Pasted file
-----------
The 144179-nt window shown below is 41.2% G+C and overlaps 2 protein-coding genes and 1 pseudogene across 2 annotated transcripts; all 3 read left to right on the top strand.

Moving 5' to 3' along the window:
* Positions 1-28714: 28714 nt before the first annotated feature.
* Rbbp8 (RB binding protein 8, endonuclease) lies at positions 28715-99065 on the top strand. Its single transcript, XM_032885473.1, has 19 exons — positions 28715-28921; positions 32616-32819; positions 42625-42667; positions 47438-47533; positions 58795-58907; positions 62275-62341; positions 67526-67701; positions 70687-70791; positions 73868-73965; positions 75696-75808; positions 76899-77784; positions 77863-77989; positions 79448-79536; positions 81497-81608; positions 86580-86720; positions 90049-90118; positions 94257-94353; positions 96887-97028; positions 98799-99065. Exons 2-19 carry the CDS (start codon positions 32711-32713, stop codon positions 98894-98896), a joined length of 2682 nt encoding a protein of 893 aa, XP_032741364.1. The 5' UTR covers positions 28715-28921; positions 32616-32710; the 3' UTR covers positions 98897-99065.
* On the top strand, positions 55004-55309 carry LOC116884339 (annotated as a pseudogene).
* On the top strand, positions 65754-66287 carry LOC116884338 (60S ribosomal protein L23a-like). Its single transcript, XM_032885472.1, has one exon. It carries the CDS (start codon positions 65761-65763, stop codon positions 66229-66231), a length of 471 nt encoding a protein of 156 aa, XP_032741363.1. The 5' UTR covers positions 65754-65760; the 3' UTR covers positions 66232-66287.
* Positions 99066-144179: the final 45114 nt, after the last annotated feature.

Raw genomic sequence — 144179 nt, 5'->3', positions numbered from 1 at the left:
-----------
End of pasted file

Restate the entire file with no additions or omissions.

The 144179-nt window shown below is 41.2% G+C and overlaps 2 protein-coding genes and 1 pseudogene across 2 annotated transcripts; all 3 read left to right on the top strand.

Moving 5' to 3' along the window:
* Positions 1-28714: 28714 nt before the first annotated feature.
* Rbbp8 (RB binding protein 8, endonuclease) lies at positions 28715-99065 on the top strand. Its single transcript, XM_032885473.1, has 19 exons — positions 28715-28921; positions 32616-32819; positions 42625-42667; positions 47438-47533; positions 58795-58907; positions 62275-62341; positions 67526-67701; positions 70687-70791; positions 73868-73965; positions 75696-75808; positions 76899-77784; positions 77863-77989; positions 79448-79536; positions 81497-81608; positions 86580-86720; positions 90049-90118; positions 94257-94353; positions 96887-97028; positions 98799-99065. Exons 2-19 carry the CDS (start codon positions 32711-32713, stop codon positions 98894-98896), a joined length of 2682 nt encoding a protein of 893 aa, XP_032741364.1. The 5' UTR covers positions 28715-28921; positions 32616-32710; the 3' UTR covers positions 98897-99065.
* On the top strand, positions 55004-55309 carry LOC116884339 (annotated as a pseudogene).
* On the top strand, positions 65754-66287 carry LOC116884338 (60S ribosomal protein L23a-like). Its single transcript, XM_032885472.1, has one exon. It carries the CDS (start codon positions 65761-65763, stop codon positions 66229-66231), a length of 471 nt encoding a protein of 156 aa, XP_032741363.1. The 5' UTR covers positions 65754-65760; the 3' UTR covers positions 66232-66287.
* Positions 99066-144179: the final 45114 nt, after the last annotated feature.

Raw genomic sequence — 144179 nt, 5'->3', positions numbered from 1 at the left: